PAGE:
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State Through Bhagwati Vs. Bansu Singh and ors. - Court Judgment

LegalCrystal Citation
SubjectCriminal
CourtAllahabad High Court
Decided On
Case NumberCri. Revn. No. 1984 of 1949
Judge
Reported inAIR1951All246
ActsCode of Criminal Procedure (CrPC) , 1898 - Sections 209
AppellantState Through Bhagwati
RespondentBansu Singh and ors.
Appellant AdvocateVishwa Mitra, Adv.
Respondent AdvocateRai Rajeshwari Prasad, Adv.
DispositionApplication allowed
Excerpt:
- .....be tried by one & the same ct. the learned ses. j. was of the view that where one of the two cross cases was exclusively triable by the ct. of session & the other by a mag. competent to try it, both the cases should be committed to the ct. of session to avoid creating any embarrassing situation by two different cts. on the same issue. on this view, without discussing the evidence the learned ses, j. held that a prima facie case was made out & he directed that the case be committed to the ct. of session. it appears that the learned ses j. has gone too far in trying to apply the principle enunciated by him that, if there are two cross cases, one of which is triable by the ct. of session, both must be committed for trial to the ct. of session. the elenfentary principle is that no case.....
Judgment:
ORDER

V. Bhargava, J.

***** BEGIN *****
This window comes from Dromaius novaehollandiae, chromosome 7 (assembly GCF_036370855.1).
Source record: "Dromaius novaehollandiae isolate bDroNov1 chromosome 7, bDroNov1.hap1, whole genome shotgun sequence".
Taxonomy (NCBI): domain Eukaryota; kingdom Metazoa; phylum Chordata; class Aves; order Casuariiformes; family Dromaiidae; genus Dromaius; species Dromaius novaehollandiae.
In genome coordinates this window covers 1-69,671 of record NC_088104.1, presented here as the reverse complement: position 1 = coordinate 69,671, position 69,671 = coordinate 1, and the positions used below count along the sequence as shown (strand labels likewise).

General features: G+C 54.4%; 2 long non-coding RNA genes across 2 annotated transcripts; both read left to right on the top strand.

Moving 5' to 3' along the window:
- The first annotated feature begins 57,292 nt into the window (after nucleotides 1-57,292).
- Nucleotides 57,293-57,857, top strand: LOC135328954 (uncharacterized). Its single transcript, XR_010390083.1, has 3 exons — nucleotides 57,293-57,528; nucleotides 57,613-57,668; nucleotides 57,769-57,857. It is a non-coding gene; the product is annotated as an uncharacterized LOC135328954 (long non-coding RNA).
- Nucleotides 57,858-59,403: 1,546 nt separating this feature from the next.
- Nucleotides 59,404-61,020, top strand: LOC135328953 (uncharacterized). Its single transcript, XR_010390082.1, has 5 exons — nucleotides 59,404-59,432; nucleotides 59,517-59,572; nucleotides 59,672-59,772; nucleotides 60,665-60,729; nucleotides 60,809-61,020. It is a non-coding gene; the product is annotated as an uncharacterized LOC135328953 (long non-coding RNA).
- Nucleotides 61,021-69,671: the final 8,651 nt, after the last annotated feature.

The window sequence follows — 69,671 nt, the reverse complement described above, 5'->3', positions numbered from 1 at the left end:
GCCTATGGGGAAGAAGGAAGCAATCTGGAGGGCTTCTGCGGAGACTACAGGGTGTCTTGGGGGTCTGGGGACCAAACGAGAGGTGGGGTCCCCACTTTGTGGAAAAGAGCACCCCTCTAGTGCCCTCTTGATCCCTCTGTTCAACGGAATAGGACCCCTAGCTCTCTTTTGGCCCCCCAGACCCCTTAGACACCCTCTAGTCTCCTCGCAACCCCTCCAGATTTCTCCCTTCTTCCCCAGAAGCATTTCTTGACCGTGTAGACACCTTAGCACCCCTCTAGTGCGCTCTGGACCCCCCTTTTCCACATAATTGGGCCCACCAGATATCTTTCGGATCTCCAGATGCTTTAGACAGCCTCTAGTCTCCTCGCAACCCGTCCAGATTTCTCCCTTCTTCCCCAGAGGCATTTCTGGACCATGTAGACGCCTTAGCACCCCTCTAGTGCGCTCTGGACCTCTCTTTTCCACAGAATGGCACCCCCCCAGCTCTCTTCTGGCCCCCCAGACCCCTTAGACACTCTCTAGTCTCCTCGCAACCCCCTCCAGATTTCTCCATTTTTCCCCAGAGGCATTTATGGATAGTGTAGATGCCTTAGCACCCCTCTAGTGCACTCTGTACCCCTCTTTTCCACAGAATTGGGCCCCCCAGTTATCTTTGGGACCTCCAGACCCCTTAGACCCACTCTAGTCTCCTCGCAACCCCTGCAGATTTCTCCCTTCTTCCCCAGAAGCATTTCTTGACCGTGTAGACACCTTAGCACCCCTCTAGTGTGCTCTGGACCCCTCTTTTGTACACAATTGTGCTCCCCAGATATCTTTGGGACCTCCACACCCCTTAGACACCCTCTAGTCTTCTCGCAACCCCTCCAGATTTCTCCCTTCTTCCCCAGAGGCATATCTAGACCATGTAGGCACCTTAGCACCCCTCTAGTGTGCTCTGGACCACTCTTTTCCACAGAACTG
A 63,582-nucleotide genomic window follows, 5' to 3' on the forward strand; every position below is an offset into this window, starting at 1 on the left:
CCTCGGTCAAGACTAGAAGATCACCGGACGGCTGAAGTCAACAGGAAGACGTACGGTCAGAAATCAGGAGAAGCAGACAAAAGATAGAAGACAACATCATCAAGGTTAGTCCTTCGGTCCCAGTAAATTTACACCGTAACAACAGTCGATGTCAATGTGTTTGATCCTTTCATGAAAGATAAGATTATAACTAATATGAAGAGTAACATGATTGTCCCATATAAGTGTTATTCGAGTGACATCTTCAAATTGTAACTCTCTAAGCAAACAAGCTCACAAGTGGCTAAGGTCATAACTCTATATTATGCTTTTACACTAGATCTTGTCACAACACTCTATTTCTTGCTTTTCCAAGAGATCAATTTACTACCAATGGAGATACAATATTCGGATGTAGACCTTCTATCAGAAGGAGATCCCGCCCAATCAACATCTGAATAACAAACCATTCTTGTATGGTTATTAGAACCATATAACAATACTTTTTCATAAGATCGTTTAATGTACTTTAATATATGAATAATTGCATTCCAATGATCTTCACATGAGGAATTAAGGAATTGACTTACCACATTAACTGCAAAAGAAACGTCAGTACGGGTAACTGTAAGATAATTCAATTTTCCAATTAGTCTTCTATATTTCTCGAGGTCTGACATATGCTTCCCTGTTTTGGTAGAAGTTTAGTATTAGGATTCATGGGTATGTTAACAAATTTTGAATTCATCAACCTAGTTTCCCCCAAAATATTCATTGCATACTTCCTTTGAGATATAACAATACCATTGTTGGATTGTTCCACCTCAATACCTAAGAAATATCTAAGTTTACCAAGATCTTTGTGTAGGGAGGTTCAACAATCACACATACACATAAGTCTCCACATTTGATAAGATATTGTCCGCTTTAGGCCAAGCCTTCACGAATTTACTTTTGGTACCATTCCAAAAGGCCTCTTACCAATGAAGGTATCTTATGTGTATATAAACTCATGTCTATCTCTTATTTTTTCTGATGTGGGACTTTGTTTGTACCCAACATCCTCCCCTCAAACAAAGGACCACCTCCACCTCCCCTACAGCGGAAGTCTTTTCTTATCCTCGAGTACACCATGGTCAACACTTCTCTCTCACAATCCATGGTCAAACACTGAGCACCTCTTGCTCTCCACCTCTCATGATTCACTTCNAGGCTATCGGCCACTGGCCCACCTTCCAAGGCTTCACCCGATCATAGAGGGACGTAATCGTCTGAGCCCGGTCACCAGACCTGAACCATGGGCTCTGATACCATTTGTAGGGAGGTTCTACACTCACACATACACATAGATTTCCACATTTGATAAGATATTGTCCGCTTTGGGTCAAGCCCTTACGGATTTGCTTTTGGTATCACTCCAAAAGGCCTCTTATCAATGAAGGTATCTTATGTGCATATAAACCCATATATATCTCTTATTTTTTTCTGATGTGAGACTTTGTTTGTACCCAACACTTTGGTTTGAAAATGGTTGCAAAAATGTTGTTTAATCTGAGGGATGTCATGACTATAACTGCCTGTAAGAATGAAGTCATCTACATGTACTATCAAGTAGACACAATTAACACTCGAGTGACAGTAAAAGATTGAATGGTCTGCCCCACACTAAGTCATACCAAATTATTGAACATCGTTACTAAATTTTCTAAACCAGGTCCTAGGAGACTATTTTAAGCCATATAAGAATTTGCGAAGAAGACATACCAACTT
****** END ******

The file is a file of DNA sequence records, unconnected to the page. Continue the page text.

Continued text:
1. This is an appln. for revn. of an order passed by the learned Ses. J. of Gorakhpur directing commitment of a case to the Ct. of session. It appears that in this case the accused appcts. were charged with committing offences punishable under Sections 147, 323 & 326, Penal Code. All these offences are triable by a Mag. & in such a case it is the function of the Mag. to weigh the evidence, come to a finding whether there is enough evidence to frame a charge & thereafter either to proceed to complete the trial & pass an order of acquittal or conviction, or to commit the case to the Ct. of Session if the Mag. considers that it is a fit case which should be tried by the Ct. of Session. There was a cross case in which the accused persons were being tried for an offence under Section 302, Penal Code, & that case had already been committed to the Ct. of Session. The learned Mag. dealing with this case cons. the evidence & discharged the accused on the finding that no prima facie case had been made out against them justifying the framing of the charge. The learned Ses. J. held that, in doing so, the learned Mag. committed an error as it was desirable that this case & the cross case under Section 302, Penal Code, should be tried by one & the same Ct. The learned Ses. J. was of the view that where one of the two cross cases was exclusively triable by the Ct. of Session & the other by a Mag. competent to try it, both the cases should be committed to the Ct. of Session to avoid creating any embarrassing situation by two different Cts. on the same issue. On this view, without discussing the evidence the learned Ses, J. held that a prima facie case was made out & he directed that the case be committed to the Ct. of Session. It appears that the learned Ses J. has gone too far in trying to apply the principle enunciated by him that, if there are two cross cases, one of which is triable by the Ct. of Session, both must be committed for trial to the Ct. of Session. The elenfentary principle is that no case should be sent to the Ct. of Session unless there is prima facie evidence in support of the charge & this principle necessarily overrides any other consideration. This is so, even if both the cases happen to be Cases exclusively triable by the Ct. of Session Even if there are two cross Cases both triable by the Ct of Session--the case, in which there is no prima facie evidence justifying the framing of a charge cannot be committed to the Ct. of Session simply because the cross case has to be committed to that Ct. The principle applies even more strongly where one of the cases happens to be triable by the Mag himself so that the Mag. has the power to pass final orders. In a case of the latter type, the Mag's duty is all the more to go into evidence in detail & see whether there is a prima facie case for framing a charge or not & this is exactly what the learned Mag. in this case did. The learned Ses. J. in directing commitment of the case to the Ct. of Session without arriving at any finding that there was prima facie evidence in support of the charge went entirely wrong. I, therefore, set aside the order of the learned Ses. J. of Gorakhpur & restore that of the learned Mag.


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